The prime minister of Ethiopia made international headlines earlier this month as he advanced a peace deal with the neighboring nation of Eritrea, a longtime rival.
In his first few months in office, Abiy Ahmed also has promoted human rights and economic reforms within his country. Last week he visited Washington, where Vice President Mike Pence congratulated him on "historic reform efforts."
And on Monday, he's scheduled to speak in Minneapolis. The visit to the Twin Cities has spurred excitement in Minnesota's large Ethiopian community.
Betelehem Ali, a member of the Minnesota Ethiopian community, said she's excited that Abiy is uniting Ethiopia and that there is hope for moving past decades of violence.
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"We've been divided almost 28 years, and this is ... exciting," she said. With the changes underway, she said, the discussion has turned to "how we're gonna be doing together, how we're gonna (move) forward ... how we're gonna change."
Obsa Hassan, who is part of the Coalition of Ethiopians in Minnesota, said there's been optimism over the reforms Abiy has carried out in Ethiopia.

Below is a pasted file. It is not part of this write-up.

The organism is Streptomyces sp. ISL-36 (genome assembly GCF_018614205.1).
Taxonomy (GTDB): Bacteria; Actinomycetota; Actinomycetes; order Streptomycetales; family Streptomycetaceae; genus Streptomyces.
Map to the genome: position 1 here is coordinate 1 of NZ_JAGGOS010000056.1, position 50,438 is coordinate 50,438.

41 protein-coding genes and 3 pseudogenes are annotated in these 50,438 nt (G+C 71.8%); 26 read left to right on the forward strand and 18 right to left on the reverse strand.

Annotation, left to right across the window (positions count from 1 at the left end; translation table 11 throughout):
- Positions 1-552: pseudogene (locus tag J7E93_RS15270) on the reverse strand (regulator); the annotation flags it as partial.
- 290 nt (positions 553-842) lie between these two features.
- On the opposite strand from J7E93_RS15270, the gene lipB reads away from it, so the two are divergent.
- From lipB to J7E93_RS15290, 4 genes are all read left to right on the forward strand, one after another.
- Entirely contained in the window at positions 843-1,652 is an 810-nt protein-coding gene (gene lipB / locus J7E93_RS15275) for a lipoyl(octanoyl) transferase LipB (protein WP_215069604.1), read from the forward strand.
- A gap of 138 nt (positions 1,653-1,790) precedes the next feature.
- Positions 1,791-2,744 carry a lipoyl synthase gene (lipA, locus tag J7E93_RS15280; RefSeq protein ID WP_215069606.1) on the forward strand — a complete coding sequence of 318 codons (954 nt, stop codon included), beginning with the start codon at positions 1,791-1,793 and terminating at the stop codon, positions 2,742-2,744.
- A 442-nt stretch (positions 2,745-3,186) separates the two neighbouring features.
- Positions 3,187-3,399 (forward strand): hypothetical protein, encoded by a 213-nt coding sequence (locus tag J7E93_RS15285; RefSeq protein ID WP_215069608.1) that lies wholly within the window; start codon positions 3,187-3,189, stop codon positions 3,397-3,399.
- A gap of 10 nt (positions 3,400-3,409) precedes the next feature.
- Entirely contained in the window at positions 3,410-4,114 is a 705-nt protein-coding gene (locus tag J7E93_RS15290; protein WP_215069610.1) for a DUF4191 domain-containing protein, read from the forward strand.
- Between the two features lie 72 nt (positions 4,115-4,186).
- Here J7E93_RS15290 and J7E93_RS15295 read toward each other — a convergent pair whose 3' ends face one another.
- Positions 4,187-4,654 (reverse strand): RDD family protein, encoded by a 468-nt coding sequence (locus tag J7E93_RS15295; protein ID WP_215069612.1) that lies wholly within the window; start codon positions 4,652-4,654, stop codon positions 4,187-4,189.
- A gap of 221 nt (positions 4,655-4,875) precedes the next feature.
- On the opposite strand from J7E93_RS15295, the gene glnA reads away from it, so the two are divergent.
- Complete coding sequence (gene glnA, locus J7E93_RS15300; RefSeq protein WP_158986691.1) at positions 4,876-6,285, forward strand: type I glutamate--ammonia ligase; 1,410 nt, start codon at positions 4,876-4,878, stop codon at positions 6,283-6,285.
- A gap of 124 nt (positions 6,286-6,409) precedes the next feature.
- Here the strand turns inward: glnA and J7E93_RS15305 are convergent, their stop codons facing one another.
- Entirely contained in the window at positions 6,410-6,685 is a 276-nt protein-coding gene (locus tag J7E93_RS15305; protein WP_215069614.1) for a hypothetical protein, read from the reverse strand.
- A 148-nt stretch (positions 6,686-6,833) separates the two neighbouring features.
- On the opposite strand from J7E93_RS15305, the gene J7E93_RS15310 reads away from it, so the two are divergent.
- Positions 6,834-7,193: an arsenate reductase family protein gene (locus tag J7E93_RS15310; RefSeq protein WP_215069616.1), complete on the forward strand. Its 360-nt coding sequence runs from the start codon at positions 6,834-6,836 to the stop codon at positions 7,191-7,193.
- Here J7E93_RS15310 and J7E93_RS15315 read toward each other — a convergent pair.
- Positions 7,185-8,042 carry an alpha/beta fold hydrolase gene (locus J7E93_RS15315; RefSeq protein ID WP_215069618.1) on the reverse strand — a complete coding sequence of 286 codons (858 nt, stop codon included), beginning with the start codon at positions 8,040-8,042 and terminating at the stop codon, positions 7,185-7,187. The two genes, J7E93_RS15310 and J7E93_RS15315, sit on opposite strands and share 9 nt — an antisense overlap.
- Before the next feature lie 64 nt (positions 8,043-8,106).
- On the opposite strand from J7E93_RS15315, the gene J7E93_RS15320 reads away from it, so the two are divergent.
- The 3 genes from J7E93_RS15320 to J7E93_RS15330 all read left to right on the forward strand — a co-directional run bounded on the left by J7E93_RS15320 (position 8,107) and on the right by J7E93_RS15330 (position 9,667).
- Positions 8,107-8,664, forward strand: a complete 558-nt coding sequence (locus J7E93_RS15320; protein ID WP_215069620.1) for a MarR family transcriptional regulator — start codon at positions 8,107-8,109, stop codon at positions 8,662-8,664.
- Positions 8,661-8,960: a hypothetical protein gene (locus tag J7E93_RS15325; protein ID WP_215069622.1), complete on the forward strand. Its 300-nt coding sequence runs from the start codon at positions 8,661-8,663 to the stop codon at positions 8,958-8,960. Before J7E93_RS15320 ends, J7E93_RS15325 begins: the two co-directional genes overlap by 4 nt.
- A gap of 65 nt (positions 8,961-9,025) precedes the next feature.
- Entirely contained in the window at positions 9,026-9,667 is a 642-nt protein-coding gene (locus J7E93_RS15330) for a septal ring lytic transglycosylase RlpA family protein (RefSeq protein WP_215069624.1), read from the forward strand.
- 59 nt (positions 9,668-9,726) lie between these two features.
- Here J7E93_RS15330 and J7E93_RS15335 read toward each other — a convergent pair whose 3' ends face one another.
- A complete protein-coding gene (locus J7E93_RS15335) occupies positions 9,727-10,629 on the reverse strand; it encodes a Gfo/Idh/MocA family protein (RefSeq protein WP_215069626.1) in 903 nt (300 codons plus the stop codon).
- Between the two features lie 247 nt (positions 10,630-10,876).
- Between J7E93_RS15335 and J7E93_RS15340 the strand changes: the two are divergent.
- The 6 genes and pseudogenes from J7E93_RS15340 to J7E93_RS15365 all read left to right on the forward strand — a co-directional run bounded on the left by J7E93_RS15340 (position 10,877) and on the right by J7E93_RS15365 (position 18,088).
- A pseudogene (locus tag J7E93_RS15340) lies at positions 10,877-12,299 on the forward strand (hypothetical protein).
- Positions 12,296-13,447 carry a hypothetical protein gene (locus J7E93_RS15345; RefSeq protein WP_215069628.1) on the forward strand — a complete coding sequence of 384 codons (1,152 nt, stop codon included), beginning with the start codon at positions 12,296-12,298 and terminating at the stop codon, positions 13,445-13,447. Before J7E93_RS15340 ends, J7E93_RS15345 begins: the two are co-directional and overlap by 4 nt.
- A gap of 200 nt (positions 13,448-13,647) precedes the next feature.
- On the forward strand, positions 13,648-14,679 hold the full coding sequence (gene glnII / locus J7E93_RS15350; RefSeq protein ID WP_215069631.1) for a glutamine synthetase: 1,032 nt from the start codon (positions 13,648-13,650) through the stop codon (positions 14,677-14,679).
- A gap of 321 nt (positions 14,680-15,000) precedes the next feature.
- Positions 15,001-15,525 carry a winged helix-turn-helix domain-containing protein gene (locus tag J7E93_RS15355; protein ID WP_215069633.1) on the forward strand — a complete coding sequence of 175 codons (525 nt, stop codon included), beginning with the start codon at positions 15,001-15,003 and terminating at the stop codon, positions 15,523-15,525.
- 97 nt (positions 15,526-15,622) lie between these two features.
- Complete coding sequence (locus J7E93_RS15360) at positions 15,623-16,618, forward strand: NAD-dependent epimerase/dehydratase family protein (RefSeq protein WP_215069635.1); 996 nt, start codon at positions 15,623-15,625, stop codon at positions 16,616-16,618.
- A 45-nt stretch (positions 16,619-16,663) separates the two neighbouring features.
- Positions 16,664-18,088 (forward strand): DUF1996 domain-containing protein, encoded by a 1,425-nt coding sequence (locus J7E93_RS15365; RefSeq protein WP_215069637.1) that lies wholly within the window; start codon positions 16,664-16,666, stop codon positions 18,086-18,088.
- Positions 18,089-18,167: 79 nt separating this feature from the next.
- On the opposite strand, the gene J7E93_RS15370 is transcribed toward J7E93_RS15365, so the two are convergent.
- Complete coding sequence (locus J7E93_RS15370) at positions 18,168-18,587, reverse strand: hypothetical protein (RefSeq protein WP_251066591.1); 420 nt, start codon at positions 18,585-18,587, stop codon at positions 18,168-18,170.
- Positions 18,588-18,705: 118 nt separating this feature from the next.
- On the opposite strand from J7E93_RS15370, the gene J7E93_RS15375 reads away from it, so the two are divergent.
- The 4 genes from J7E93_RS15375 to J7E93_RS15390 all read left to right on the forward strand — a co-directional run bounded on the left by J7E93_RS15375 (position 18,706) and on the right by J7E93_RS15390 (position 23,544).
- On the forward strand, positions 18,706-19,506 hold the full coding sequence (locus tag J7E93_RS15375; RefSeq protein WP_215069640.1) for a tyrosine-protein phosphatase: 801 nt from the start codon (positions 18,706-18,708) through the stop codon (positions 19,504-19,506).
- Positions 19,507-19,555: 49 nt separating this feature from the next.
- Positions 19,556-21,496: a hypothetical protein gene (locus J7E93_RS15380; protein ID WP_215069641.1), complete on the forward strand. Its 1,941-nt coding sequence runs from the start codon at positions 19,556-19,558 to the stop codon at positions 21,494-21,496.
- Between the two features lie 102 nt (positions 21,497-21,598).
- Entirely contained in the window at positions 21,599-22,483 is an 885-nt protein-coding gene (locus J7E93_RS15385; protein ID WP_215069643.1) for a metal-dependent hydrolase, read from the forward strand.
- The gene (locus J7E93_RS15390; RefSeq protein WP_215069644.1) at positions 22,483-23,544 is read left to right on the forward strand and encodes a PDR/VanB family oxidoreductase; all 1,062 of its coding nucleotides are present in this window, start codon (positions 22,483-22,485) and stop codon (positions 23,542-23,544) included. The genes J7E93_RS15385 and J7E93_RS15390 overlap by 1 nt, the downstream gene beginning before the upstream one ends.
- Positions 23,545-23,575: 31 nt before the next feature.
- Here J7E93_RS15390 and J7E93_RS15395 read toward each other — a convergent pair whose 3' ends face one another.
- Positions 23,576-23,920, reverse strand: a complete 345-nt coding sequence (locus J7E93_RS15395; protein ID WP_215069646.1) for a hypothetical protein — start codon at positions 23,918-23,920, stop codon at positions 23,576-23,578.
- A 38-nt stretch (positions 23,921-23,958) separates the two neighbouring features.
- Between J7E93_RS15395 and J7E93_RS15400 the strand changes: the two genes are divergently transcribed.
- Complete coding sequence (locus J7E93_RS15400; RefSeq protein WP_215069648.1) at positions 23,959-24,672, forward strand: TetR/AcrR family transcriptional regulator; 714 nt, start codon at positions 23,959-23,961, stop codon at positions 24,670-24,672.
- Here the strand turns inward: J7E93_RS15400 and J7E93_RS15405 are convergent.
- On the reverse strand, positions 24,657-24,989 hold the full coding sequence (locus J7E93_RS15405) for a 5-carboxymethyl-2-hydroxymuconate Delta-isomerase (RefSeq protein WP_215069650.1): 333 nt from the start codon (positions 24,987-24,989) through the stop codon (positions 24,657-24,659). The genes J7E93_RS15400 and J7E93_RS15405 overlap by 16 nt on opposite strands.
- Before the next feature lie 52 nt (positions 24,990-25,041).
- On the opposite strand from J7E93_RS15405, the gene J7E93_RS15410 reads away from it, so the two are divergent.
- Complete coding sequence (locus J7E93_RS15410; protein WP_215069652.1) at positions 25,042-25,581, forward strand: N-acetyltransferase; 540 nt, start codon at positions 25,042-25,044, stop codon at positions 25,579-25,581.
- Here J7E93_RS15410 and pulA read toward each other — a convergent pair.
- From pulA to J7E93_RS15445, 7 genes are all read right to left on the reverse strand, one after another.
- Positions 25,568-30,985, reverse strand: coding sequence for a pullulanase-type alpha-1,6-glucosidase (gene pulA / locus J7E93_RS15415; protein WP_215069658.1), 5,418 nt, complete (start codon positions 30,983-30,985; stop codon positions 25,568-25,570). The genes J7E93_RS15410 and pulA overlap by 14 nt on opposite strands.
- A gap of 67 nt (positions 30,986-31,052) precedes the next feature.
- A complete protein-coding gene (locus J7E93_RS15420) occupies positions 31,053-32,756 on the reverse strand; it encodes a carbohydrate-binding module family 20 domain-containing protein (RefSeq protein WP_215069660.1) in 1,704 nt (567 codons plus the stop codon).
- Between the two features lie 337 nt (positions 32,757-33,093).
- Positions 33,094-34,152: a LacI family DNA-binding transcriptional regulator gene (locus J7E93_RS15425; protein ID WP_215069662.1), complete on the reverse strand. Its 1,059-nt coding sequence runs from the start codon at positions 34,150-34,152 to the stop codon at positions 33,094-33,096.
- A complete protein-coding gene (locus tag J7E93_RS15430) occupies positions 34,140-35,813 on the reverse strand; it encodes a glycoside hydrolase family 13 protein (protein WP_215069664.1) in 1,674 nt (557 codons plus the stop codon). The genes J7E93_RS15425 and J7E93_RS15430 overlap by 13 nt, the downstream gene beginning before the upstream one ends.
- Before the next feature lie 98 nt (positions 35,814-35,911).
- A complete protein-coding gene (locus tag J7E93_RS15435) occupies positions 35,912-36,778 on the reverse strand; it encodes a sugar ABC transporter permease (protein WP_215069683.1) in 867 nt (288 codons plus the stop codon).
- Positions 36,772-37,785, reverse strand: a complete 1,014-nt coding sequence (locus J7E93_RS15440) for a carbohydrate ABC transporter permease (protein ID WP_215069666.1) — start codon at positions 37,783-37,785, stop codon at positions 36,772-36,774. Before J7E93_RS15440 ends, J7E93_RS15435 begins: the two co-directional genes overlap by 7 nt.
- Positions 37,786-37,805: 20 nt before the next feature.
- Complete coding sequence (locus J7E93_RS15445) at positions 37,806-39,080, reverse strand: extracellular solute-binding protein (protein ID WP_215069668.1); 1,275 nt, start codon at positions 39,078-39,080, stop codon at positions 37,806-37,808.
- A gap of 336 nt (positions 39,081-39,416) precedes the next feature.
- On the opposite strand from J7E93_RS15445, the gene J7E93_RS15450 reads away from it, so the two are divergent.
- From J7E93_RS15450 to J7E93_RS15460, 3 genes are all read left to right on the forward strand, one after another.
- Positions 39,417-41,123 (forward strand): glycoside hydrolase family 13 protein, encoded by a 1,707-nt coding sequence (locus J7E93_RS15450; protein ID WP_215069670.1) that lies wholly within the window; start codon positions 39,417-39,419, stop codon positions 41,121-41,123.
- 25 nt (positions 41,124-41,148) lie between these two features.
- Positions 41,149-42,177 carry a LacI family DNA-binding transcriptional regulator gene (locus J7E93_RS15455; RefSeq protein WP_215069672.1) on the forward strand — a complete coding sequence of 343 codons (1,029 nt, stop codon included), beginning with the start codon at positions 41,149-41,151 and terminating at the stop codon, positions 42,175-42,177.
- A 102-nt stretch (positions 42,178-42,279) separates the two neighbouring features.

"I've been elated for him to actually speak for what we've been advocating for, which is respect for human rights, focusing on development, and taking that country out of abject poverty," he said.
On his U.S. trip, Abiy is inviting Ethiopians who fled the country due to decades of political violence and turmoil to get involved again with the country's development. In several of his speeches, he has called for Ethiopians abroad to invest in the economy and be ambassadors for a new Ethiopia.
One of Abiy's stated goals is to bring democracy to Ethiopia by opening up the country's political landscape, liberalizing its economy and reviewing ethnic federalism — the country's way of dividing districts and towns into zones under the control of particular ethnic groups.
Zelalem Cherenet, a Minnesotan who studied political science at Addis Ababa University, said he is optimistic that Abiy will keep his word and work toward a more democratic system, and letting the public have a voice in the direction of the nation.
"This guy has a big heart. He isn't afraid (of) change. I think he will do the promise he made, and I have a big hope," Cherenet said.
Abiy is scheduled to speak at 2:30 p.m. Monday at Target Center, with doors opening at noon. The event is free and open to the public.
The Associated Press contributed to this report.
Correction (July 30, 2018): Zelalem Cherenet was misidentified in an earlier version of this story.